LSA15: Local Make or Break in the Next 24 Months
April 22, 2015 | Contributed by: Wesley Young
In the penultimate session at LSA15, a panel of experts discussed the key near-term developments that will impact local and mobile marketers most directly in the next 18 to 24 months. Panelists Bernadette Coleman of Advice Interactive Group, Dema Zlotin of Rio SEO, Manish Patel of Where2GetIt and Mark Dixon of NinthDecimal discussed some of the latest issues impacting the space.
There was unanimous agreement that mobile is now. Two panelists are experiencing rates of 50-60% of traffic coming from mobile. Knowing that mobile is used so prevalently means that your content must be optimized for mobile and emphasize truly local content – not just name, address and phone number but reflect unique content that doesn’t appear to be from a template.
On the other hand, there is a danger in operating in silos. In other words, separating marketing strategies or roles and not integrating what you do. For example, thinking or planning mobile separately from desktop, social or video campaigns leads to inefficiencies and a lack of a streamlined strategy. Another example would be to plan location campaigns separately from branding. Get away from thinking of “_______ marketing” and back to thinking of the basic goal of plain vanilla marketing.
This extends to organizational charts. Having a chief of mobile or chief of social can create barriers to streamlining. Marketing departments must also work closely with IT departments given the importance of technology in executing marketing plans or campaigns.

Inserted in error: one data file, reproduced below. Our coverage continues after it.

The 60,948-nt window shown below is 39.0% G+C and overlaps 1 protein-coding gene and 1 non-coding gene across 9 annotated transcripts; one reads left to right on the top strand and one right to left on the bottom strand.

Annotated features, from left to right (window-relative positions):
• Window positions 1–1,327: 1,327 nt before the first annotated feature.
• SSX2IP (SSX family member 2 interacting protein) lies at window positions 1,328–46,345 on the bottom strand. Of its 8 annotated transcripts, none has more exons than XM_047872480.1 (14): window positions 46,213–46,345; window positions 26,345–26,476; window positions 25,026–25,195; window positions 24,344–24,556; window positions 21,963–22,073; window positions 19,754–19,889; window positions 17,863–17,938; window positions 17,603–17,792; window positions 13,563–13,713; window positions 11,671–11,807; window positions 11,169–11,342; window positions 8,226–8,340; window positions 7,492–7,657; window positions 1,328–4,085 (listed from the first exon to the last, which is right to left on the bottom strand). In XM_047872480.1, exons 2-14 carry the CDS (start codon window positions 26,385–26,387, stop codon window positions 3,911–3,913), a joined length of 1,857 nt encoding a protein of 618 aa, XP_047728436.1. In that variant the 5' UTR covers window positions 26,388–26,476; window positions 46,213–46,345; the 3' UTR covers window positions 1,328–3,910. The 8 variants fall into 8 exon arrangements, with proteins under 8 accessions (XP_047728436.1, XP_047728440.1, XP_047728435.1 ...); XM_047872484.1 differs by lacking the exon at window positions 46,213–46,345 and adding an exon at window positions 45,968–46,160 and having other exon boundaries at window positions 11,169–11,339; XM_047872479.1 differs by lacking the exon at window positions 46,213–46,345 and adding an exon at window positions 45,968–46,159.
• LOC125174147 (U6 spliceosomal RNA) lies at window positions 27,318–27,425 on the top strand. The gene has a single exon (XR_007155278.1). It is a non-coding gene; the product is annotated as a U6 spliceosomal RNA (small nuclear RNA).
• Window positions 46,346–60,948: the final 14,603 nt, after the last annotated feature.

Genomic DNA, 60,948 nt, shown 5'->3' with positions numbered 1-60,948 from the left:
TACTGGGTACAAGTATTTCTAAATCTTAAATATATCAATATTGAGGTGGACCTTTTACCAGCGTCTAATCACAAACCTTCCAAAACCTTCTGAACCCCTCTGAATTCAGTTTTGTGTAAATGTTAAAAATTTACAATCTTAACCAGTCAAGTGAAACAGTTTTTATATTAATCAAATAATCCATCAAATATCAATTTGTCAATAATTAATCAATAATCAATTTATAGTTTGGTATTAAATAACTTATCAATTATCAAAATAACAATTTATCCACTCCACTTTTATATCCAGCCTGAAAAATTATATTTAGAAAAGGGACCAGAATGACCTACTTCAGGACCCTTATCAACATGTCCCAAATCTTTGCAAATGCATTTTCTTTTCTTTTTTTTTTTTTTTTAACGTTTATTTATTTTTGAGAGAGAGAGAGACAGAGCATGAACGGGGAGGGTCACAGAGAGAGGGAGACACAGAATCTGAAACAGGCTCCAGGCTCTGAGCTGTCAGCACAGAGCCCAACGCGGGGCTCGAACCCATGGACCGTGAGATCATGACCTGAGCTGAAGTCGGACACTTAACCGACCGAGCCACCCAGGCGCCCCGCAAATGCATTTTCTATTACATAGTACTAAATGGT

Today’s marketing service also requires significantly more engagement than before. In the past, marketing tasks such as updating store location on a website or planning ad campaigns in traditional media required less frequent engagement with the client. Social media, mobile devices and the real time nature of media consumption by consumers means reputation management is a daily marketing task.
Taking advantage of mobile will depend on two main drivers:
- As was discussed earlier in the conference, mobile has opened the door to much improved targeting as well as great accessibility to the use of targeting. Location is only one way of targeting. Information and data gathered from mobile devices is revealing very personalized profiles of users and providing accurate predictors of consumer behavior. Programmatic is also helping create scale in ability to target, although for small businesses, self-service tools may be more well received.
- Measurement and connecting online-offline ROI. Mobile makes attribution possible and business owners are demanding demonstrative evidence that marketing efforts are paying off.